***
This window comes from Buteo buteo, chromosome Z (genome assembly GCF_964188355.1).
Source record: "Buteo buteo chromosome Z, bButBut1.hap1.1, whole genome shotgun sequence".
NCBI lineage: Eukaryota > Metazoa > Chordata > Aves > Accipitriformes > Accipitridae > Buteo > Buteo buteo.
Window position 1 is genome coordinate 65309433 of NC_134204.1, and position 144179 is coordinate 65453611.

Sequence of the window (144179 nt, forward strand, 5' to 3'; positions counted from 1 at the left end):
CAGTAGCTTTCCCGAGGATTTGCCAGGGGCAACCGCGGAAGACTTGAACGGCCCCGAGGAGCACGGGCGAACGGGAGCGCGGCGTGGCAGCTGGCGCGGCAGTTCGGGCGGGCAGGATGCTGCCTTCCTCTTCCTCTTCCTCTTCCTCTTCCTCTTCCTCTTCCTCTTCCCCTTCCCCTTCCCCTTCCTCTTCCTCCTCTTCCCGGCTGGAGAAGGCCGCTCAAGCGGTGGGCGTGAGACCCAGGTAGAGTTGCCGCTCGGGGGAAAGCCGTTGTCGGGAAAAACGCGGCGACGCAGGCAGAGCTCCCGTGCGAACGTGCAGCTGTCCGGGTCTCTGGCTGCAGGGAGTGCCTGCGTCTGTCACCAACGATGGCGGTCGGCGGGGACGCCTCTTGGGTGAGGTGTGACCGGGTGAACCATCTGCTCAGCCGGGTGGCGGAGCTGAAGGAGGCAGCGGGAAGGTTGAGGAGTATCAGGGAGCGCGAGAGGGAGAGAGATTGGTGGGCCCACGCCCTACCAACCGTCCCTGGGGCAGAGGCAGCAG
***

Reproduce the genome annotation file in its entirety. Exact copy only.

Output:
This window comes from Buteo buteo, chromosome Z (genome assembly GCF_964188355.1).
Source record: "Buteo buteo chromosome Z, bButBut1.hap1.1, whole genome shotgun sequence".
NCBI lineage: Eukaryota > Metazoa > Chordata > Aves > Accipitriformes > Accipitridae > Buteo > Buteo buteo.
Window position 1 is genome coordinate 65309433 of NC_134204.1, and position 144179 is coordinate 65453611.

Sequence of the window (144179 nt, forward strand, 5' to 3'; positions counted from 1 at the left end):
CAGTAGCTTTCCCGAGGATTTGCCAGGGGCAACCGCGGAAGACTTGAACGGCCCCGAGGAGCACGGGCGAACGGGAGCGCGGCGTGGCAGCTGGCGCGGCAGTTCGGGCGGGCAGGATGCTGCCTTCCTCTTCCTCTTCCTCTTCCTCTTCCTCTTCCTCTTCCTCTTCCCCTTCCCCTTCCCCTTCCTCTTCCTCCTCTTCCCGGCTGGAGAAGGCCGCTCAAGCGGTGGGCGTGAGACCCAGGTAGAGTTGCCGCTCGGGGGAAAGCCGTTGTCGGGAAAAACGCGGCGACGCAGGCAGAGCTCCCGTGCGAACGTGCAGCTGTCCGGGTCTCTGGCTGCAGGGAGTGCCTGCGTCTGTCACCAACGATGGCGGTCGGCGGGGACGCCTCTTGGGTGAGGTGTGACCGGGTGAACCATCTGCTCAGCCGGGTGGCGGAGCTGAAGGAGGCAGCGGGAAGGTTGAGGAGTATCAGGGAGCGCGAGAGGGAGAGAGATTGGTGGGCCCACGCCCTACCAACCGTCCCTGGGGCAGAGGCAGCAG